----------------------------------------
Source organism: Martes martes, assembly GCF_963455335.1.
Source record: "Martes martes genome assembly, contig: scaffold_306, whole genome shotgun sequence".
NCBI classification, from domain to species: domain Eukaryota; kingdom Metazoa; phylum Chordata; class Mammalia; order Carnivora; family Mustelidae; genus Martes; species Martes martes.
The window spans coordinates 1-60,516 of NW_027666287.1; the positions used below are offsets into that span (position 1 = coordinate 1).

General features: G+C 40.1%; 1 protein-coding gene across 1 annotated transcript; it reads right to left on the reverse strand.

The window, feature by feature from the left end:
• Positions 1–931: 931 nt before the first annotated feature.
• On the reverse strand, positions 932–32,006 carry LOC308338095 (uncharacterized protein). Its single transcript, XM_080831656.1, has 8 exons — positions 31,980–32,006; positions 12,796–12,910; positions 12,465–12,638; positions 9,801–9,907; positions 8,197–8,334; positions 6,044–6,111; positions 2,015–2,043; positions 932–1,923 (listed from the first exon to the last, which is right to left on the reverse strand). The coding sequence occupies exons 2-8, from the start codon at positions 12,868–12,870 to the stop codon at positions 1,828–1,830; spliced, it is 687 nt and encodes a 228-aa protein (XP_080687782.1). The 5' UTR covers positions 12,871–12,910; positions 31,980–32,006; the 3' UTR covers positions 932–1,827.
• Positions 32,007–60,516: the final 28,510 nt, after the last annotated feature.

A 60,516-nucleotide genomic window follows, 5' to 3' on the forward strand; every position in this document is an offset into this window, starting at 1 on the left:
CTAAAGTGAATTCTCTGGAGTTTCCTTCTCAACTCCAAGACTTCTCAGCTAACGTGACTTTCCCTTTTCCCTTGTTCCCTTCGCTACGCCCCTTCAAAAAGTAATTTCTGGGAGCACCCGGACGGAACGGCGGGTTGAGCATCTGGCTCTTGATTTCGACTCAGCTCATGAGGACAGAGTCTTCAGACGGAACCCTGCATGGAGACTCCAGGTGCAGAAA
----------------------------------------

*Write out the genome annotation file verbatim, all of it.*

Source organism: Martes martes, assembly GCF_963455335.1.
Source record: "Martes martes genome assembly, contig: scaffold_306, whole genome shotgun sequence".
NCBI classification, from domain to species: domain Eukaryota; kingdom Metazoa; phylum Chordata; class Mammalia; order Carnivora; family Mustelidae; genus Martes; species Martes martes.
The window spans coordinates 1-60,516 of NW_027666287.1; the positions used below are offsets into that span (position 1 = coordinate 1).

General features: G+C 40.1%; 1 protein-coding gene across 1 annotated transcript; it reads right to left on the reverse strand.

The window, feature by feature from the left end:
• Positions 1–931: 931 nt before the first annotated feature.
• On the reverse strand, positions 932–32,006 carry LOC308338095 (uncharacterized protein). Its single transcript, XM_080831656.1, has 8 exons — positions 31,980–32,006; positions 12,796–12,910; positions 12,465–12,638; positions 9,801–9,907; positions 8,197–8,334; positions 6,044–6,111; positions 2,015–2,043; positions 932–1,923 (listed from the first exon to the last, which is right to left on the reverse strand). The coding sequence occupies exons 2-8, from the start codon at positions 12,868–12,870 to the stop codon at positions 1,828–1,830; spliced, it is 687 nt and encodes a 228-aa protein (XP_080687782.1). The 5' UTR covers positions 12,871–12,910; positions 31,980–32,006; the 3' UTR covers positions 932–1,827.
• Positions 32,007–60,516: the final 28,510 nt, after the last annotated feature.

A 60,516-nucleotide genomic window follows, 5' to 3' on the forward strand; every position in this document is an offset into this window, starting at 1 on the left:
CTAAAGTGAATTCTCTGGAGTTTCCTTCTCAACTCCAAGACTTCTCAGCTAACGTGACTTTCCCTTTTCCCTTGTTCCCTTCGCTACGCCCCTTCAAAAAGTAATTTCTGGGAGCACCCGGACGGAACGGCGGGTTGAGCATCTGGCTCTTGATTTCGACTCAGCTCATGAGGACAGAGTCTTCAGACGGAACCCTGCATGGAGACTCCAGGTGCAGAAA